Saturday, 26 March 2016

Rome: Pantheon and the rest.

For me the Pantheon is one of the highlights of Rome, it combines ancient Rome and a beautiful Christian basilica, plus it's free! We arrived at midday after a rainstorm and the lighting inside was amazing. 

The Trevi fountain was jam-packed with tourists, both times we passed it. We snapped a photo and didn't even attempt to go near it to make a wish. It is really easy to walk from Trevi to the Spanish Steps etc, which we did a few times. 

As Rome doesn't follow the typical Roman style city-plan there are tonnes of tiny streets and back alleys to explore. On sunny days everything is bathed in lovely orange sunlight, making even the grotty streets look beautiful. One quirky thing that I loved about Rome is that public buildings and utilities all have SPQR on them, meaning Senatus Populusque Romanus or The Roman Senate and the People. Referring back to ancient Rome and the power it was in the Mediterranean world.

The Spanish Steps are annoyingly shut off so the view from the top of them is blocked. However, we travelled along the road and found many viewing points with fantastic views across the city. Nothing beats a St. Andrews sunset for me but the Roman one sure was nice. 

After spending a busy week in Rome I am already itching to go back! I am a huge fan of ancient history and pizza, both are plentiful in Rome. Hopefully my academic career will bring me back to Rome in the coming years.

Wednesday, 23 March 2016

Rome: Colosseum and Roman Forum

The colosseum, or the Flavian Amphitheatre if you want to be pretentious, is perhaps the most iconic Roman ruin in the entire empire. To avoid the queues we arrived early, taking full advantage of our student discount for the triple ticket which included the Roman Forum and Palatine Hill. After a lacklustre tour from one of the official guides we explored on our own, guidebook and personal knowledge in hand. Whilst many of the walls remain the seats and steps are gone, meaning imagination must be used. For me however the highlight of this day was the Roman Forum. 

As someone who studies ancient history and spent two weeks researching and writing an essay on the Forum Romanum, this was an exciting day. The forum itself is large and has ruins from the very beginnings of Rome through to the end of the empire and beyond. Unfortunately the majority of the buildings in the forum are now ruins but you can go into the ones that were turned into churches, and thus saved from ruin. The signs aren't too detailed so I would recommend getting a good guidebook or a tour. I could have spent all day in the forum, just imagining what it was like in the glory days of Rome.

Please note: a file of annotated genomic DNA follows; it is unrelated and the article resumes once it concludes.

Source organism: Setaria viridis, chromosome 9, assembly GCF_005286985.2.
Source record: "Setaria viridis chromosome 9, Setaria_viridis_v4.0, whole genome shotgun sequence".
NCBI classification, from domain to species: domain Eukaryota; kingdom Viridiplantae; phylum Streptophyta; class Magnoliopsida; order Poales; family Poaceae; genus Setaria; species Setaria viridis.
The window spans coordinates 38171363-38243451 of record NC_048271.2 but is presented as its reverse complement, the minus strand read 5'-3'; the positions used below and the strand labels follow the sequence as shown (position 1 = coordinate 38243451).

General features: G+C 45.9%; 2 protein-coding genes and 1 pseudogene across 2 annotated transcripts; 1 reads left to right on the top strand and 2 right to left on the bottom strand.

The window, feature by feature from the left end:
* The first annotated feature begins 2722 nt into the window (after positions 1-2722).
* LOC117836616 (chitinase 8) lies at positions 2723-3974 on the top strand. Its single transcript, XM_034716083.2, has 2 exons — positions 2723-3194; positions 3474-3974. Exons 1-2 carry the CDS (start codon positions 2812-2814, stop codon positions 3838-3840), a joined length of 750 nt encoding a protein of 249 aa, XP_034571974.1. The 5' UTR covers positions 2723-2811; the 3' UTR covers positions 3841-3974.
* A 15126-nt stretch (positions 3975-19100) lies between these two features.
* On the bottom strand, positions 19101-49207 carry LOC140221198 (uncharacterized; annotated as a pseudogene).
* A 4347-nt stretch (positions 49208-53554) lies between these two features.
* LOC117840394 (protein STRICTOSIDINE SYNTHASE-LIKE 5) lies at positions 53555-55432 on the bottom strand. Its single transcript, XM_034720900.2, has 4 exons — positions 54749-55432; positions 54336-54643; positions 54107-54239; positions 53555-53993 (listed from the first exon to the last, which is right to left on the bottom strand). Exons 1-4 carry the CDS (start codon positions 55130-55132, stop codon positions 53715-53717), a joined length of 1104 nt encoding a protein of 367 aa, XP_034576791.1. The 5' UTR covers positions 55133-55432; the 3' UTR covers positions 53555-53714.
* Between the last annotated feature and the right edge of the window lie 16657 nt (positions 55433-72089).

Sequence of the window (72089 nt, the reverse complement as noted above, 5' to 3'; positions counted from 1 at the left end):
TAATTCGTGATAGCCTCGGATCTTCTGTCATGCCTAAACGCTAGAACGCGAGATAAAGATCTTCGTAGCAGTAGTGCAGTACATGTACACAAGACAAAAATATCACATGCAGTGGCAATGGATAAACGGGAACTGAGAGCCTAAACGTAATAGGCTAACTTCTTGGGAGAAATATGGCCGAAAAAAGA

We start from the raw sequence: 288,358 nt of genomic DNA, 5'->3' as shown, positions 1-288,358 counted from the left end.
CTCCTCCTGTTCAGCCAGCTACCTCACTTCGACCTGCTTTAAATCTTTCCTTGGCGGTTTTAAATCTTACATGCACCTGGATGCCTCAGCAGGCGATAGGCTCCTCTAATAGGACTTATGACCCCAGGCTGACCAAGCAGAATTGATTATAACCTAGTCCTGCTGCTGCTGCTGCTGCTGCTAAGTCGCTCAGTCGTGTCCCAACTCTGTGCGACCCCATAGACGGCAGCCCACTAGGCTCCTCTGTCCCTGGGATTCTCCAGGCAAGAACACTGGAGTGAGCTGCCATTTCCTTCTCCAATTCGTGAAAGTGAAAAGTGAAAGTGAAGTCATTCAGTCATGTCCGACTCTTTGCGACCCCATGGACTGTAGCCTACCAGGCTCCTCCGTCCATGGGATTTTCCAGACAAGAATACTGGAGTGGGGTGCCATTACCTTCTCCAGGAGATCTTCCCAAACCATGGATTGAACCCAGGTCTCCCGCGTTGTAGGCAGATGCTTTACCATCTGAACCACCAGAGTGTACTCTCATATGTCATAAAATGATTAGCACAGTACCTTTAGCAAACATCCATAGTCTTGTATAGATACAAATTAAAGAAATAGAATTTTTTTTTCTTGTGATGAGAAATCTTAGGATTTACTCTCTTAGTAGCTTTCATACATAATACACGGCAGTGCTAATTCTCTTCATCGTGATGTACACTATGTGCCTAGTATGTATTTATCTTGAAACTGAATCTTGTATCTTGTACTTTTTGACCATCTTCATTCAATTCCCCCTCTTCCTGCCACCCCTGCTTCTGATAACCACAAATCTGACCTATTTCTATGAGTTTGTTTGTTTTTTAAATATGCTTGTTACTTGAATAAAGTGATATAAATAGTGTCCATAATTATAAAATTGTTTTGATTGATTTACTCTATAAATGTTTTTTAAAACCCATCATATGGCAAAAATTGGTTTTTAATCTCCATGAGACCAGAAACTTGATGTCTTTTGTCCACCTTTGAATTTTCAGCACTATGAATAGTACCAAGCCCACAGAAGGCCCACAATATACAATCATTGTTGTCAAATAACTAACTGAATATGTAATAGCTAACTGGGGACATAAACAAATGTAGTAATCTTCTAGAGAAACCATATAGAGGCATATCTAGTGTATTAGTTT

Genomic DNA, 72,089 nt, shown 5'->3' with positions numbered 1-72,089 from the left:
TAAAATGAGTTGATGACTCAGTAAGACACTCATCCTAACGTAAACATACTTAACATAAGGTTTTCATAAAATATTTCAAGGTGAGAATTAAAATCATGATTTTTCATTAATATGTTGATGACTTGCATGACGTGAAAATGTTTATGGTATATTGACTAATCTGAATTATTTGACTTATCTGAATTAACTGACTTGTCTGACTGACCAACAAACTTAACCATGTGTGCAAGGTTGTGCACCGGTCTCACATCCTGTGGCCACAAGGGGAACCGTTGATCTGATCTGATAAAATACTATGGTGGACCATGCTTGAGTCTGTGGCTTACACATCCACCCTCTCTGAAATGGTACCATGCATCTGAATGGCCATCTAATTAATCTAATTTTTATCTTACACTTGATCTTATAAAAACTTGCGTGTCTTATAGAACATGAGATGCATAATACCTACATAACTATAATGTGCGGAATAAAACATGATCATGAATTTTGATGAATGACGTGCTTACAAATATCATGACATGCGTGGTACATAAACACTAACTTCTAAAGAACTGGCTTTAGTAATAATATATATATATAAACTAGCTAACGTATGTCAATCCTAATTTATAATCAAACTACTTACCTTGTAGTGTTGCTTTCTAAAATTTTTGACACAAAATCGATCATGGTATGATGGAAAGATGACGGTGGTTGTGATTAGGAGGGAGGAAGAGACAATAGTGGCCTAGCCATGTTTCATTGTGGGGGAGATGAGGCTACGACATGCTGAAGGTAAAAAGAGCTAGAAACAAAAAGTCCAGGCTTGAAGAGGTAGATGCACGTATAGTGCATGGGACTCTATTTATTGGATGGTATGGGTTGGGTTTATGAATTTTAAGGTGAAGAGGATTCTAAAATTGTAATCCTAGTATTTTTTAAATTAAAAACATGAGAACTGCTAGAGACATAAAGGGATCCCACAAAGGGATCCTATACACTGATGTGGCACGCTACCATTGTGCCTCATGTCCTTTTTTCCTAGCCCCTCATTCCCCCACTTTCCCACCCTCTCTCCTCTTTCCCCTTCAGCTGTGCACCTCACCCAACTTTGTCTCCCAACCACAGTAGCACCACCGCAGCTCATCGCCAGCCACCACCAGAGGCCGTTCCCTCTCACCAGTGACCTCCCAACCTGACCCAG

The Palatine Hill overlooks the Roman Forum and is the site of some ruins as well. The beautiful Farnese gardens provided a shady spot on a sunny day. It is the views of both the forum and the colosseum that make the uphill walk worth it in my opinion. 

The Capitoline Museums have a good collection of art and archaeology, making it a good introduction to Rome. There is a large amount to see but the layout and variety means you can spend a good couple of hours there. For me the best part was underground in the Tabularium, in archaic times this is thought to have been archives and nowadays has an impressive view of the Roman Forum. 

Sunday, 20 March 2016

Rome: The Vatican and St. Peters

We paid €8 to get an elevator up and then had a few hundred stairs inside the dome itself to climb up. These stairs are weird and at points very cramped, just a word of warning. However the view is worth the stairs! The first view you get is of the inside of the basilica dome and the basilica itself. It was great to see the ornate decoration up so close. 

Of course, the reason anyone climbs all those stairs is to see the iconic view of St. Peters square and the city of Rome behind. 

We spent the morning at the Vatican museums which I unfortunately have no photos of. The Sistine Chapel was good to see, if a little underwhelming. The museums themselves can be overwhelming as there is so much stuff from a large period of history. The rooms themselves are heavily decorated and there is something to see in every room. 

I recommend buying your ticket online, it costs €4 more but it is worth it to beat the queues that wrap around the city walls! We sat in St Peters enjoying the weather and the views, and then explored Vatican City for a few hours.